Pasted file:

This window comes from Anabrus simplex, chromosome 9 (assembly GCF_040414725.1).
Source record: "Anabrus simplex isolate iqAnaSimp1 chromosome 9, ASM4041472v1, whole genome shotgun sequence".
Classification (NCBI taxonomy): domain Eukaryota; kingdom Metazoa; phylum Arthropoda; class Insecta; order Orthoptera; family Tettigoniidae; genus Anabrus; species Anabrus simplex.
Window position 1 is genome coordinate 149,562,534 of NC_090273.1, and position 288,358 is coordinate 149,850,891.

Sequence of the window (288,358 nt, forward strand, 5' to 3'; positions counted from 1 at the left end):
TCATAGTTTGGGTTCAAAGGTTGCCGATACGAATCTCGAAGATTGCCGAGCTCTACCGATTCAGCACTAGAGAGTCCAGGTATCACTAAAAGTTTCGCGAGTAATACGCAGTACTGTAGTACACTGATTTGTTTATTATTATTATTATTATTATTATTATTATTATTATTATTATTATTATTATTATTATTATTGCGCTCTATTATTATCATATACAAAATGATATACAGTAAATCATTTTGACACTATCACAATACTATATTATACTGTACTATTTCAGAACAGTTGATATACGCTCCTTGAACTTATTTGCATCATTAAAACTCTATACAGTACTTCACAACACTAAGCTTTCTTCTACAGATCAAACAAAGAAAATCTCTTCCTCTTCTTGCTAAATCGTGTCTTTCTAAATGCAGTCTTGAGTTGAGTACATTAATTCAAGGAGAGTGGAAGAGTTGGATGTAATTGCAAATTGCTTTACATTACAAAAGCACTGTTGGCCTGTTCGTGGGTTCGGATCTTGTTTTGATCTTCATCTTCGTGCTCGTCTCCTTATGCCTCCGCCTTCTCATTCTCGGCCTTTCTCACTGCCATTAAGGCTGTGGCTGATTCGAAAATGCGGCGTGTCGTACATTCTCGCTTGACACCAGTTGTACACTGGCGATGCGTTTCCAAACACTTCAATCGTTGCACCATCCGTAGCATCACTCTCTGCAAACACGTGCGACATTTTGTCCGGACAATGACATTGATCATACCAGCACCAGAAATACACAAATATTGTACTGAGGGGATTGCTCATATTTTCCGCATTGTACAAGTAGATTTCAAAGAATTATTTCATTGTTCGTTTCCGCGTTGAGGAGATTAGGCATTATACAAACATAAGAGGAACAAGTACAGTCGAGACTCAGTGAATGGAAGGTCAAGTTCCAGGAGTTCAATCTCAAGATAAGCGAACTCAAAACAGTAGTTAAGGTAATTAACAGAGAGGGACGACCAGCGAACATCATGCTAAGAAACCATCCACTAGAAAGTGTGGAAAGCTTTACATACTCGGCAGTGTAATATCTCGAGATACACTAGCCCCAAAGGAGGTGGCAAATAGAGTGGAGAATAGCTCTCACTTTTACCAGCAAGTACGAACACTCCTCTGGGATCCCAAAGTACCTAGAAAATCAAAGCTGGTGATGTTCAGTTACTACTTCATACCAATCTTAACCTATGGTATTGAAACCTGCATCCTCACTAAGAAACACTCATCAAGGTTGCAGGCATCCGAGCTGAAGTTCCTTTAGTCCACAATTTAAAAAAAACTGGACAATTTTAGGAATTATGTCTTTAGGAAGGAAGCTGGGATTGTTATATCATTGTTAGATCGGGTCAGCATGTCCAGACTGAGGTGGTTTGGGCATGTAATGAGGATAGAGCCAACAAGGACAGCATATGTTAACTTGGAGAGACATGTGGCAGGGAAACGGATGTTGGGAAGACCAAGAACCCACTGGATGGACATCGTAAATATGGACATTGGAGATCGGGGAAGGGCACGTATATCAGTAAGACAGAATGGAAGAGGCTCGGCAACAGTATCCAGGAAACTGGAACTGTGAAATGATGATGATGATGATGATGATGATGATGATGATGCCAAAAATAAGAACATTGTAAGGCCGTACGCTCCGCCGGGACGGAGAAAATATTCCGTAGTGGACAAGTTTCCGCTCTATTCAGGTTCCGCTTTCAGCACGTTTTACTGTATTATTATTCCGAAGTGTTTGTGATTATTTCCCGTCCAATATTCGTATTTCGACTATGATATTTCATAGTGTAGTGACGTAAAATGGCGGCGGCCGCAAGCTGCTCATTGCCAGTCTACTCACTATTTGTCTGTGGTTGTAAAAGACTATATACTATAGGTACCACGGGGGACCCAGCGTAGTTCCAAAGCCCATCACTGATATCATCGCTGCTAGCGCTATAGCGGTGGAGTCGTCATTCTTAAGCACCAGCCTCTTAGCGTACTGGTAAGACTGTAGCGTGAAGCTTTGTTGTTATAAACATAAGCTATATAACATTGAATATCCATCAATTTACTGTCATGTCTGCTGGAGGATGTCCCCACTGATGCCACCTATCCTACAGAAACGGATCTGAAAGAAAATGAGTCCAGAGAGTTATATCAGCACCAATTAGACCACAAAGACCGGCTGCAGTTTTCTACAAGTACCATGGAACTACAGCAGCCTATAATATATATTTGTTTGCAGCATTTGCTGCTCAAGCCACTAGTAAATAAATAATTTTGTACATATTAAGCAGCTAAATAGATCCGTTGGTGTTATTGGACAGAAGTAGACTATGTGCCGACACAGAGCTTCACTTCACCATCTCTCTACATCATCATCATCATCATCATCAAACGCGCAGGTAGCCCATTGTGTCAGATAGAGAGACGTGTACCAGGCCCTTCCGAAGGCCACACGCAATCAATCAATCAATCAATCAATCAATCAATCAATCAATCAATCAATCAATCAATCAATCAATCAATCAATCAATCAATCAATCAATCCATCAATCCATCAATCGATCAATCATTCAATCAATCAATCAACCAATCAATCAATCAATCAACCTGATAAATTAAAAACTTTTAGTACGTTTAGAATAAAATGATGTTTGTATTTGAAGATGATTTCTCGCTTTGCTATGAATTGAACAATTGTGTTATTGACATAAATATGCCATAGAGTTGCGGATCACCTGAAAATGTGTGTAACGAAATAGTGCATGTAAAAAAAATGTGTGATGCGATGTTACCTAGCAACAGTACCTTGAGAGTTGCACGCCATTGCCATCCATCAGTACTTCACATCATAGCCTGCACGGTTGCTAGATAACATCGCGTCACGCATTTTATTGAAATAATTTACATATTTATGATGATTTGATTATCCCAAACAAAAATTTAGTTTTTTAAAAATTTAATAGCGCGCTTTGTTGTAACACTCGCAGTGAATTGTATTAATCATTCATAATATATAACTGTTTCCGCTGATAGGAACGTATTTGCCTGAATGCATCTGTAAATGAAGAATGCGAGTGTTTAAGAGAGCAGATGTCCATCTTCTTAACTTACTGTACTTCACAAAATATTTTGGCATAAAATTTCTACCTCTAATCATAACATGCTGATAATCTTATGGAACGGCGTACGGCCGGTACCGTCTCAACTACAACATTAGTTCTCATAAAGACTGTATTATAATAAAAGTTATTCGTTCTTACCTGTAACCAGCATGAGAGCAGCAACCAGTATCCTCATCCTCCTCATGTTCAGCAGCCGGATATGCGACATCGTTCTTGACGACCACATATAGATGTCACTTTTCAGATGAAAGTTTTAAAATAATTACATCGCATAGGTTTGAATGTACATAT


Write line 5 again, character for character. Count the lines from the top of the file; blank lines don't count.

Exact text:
Sequence of the window (288,358 nt, forward strand, 5' to 3'; positions counted from 1 at the left end):